Half of all TV and on-demand viewing will be consumed on mobile screens by the year 2020, according to new research released Monday by Ericsson ConsumerLab, which also found that people are becoming increasingly open to virtual reality (VR) tech.

By the same year, the global survey suggested, one in three people will be VR users. It also said that mobile TV viewing – content viewed on smartphones, tablets and laptops – represented the next major shift for the media industry – with use spiking 85% since 2010.

ConsumerLab collected data from approximately 20,000 online interviews with people aged 16-69 from 13 countries including the US, UK, China and Russia.

All respondents had a broadband internet connection at home, regularly watched TV video content and used the web on an almost daily basis, the firm said.

The experts claimed that the worldwide analysis was, as a result, representative of more than 1bn people.

"Consumers are not only watching more video but also changing how and when they do so," noted Anders Erlandsson, senior advisor at ConsumerLab.

The report found that time spent watching TV and video content had now reached an all-time high of 30 hours a week.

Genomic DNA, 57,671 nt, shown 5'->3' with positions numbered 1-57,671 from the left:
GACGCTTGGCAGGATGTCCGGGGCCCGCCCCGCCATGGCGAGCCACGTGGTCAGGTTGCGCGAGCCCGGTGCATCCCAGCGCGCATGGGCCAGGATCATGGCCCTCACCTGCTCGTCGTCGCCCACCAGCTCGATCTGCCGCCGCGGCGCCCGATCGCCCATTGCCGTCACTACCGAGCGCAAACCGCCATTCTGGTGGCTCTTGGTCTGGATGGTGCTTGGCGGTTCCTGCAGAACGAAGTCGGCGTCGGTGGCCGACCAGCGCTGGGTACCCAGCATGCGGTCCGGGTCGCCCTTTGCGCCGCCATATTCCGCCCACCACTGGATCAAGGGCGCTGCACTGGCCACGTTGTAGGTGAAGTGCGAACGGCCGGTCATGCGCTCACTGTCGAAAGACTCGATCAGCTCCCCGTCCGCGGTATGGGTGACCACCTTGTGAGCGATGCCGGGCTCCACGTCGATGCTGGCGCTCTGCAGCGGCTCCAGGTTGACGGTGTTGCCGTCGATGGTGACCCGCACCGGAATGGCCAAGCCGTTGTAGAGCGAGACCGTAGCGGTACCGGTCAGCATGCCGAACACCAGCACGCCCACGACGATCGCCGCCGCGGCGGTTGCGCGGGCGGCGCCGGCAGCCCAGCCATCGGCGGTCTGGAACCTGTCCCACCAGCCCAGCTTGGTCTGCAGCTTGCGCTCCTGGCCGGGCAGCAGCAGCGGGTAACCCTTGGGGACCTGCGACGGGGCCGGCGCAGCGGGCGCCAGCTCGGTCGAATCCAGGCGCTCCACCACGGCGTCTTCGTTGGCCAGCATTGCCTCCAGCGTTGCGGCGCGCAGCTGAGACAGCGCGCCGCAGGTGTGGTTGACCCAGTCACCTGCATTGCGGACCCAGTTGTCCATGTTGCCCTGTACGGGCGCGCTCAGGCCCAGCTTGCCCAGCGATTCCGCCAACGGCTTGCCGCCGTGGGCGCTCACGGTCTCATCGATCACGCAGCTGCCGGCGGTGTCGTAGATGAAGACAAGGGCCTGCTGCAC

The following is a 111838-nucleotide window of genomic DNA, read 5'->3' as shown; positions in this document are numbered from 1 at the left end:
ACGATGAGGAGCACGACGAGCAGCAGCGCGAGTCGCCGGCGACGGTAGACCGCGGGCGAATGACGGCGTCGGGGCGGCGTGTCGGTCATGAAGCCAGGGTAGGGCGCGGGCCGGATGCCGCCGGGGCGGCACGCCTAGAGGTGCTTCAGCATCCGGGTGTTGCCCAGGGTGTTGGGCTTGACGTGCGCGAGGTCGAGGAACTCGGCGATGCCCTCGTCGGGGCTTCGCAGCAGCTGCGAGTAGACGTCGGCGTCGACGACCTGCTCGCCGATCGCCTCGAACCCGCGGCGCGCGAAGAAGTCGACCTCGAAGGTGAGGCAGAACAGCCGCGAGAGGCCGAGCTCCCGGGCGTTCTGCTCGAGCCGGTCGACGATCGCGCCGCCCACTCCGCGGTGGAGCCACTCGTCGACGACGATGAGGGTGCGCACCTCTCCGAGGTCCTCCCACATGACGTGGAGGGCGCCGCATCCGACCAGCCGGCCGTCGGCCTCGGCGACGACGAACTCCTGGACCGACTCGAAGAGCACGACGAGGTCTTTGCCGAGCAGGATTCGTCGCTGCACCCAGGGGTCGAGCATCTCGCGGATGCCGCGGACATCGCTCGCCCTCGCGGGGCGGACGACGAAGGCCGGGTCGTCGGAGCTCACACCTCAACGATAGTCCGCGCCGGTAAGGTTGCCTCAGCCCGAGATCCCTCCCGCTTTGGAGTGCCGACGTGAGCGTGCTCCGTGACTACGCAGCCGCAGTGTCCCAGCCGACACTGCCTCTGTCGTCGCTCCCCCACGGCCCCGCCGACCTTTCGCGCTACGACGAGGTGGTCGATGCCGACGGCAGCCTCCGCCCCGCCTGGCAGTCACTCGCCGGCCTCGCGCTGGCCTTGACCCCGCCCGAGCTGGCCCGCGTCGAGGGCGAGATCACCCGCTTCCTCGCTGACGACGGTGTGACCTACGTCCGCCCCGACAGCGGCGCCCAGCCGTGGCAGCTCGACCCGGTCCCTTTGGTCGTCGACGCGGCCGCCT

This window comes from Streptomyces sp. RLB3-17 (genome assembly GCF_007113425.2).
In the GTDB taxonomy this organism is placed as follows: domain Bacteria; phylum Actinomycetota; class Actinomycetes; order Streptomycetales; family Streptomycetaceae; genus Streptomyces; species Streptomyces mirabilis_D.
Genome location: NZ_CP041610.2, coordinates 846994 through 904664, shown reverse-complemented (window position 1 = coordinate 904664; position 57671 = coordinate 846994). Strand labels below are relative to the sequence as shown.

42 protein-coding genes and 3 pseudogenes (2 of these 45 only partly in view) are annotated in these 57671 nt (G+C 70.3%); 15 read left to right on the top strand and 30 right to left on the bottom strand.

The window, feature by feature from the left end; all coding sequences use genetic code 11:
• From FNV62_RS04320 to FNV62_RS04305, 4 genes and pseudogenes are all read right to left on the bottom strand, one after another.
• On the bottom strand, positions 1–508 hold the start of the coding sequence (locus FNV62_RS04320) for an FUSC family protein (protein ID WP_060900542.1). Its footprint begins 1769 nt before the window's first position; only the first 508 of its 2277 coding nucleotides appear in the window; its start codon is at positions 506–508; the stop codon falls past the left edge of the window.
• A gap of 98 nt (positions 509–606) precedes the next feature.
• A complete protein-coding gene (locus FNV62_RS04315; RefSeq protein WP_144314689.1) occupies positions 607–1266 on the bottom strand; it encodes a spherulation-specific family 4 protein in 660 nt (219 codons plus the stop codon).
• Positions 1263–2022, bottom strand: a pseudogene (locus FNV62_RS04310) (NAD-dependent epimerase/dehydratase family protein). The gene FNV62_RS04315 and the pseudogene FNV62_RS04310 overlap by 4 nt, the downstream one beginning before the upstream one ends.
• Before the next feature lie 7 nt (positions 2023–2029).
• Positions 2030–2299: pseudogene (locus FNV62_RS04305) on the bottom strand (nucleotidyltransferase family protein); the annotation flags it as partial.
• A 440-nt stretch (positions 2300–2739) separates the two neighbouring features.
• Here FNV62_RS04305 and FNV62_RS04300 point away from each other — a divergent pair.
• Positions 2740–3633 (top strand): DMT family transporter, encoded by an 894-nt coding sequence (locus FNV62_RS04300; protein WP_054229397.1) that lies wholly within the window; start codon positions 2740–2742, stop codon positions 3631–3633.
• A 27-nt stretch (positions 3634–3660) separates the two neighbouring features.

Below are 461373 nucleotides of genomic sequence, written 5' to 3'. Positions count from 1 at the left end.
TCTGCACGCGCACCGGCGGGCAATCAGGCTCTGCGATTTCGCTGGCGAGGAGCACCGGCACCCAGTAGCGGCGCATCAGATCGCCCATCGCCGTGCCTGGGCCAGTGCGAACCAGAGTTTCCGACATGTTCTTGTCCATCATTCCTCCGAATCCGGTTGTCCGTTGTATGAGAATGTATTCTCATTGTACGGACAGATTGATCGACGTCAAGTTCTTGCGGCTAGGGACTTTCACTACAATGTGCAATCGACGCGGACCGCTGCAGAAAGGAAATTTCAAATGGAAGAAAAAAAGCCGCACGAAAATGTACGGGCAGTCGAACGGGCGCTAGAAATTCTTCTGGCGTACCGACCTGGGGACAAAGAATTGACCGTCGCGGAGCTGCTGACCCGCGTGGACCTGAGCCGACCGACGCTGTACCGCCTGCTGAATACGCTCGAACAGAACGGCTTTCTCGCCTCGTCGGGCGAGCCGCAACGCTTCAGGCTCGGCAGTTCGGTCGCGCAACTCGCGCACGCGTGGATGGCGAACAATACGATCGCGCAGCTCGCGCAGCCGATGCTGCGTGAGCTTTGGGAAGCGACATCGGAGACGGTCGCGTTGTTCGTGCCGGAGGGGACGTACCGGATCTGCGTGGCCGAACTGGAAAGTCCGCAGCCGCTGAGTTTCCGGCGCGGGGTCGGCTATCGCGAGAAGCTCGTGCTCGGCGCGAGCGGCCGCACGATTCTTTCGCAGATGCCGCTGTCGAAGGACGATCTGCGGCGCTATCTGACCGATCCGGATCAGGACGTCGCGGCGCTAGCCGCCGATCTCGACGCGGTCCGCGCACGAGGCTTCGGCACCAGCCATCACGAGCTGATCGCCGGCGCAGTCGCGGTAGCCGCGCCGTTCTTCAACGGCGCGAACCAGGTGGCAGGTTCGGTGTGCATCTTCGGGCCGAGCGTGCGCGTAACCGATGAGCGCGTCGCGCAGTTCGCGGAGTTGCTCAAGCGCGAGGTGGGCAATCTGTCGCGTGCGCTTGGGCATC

Roughly 60% of viewers prefer on-demand services over traditional television channels and are becoming used to not seeing advertisements.

That's good news for services like Netflix and Hulu.

Portability is becoming an increasingly important factor for people, with more than a third of consumers wanting access to content when abroad.

It's of little surprise, therefore, that smartphones are getting the love. The survey suggested that 70% of people now watch videos on such devices – double the amount from 2012 and a fifth of total TV and on-demand viewing.

It said that 16-19-year-olds watch the most content each week and this is mostly made up of on-demand content – or streaming videos from platforms like YouTube.

Researchers found that the immersive qualities of VR will continue to change how people consume content. While gaming firms including Microsoft and Sony currently lead the charge on VR –the headsets are likely to soon see wider adoption in the market.

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"This [is] the first time we have explored the level of consumer interest in VR in conjunction with media consumption, and the findings have been fascinating," Erlandsson said.

"VR has the potential to bring together people from all over the world and create deeper, more personalised, and more complementary, media experiences."

The annual survey said that more than half (55%) of consumers planning to purchase VR would still prefer cheaper prices and more content to be widely available.

Another variable was the adoption of 4K video, with just under a quarter of people saying they already have access to a TV capable of showing the resolution.

"As consumer expectations for on-demand, mobile and immersive viewing continues to increase, the TV and media industry must focus on delivering highly personalised services in the very best possible quality," Erlandsson concluded.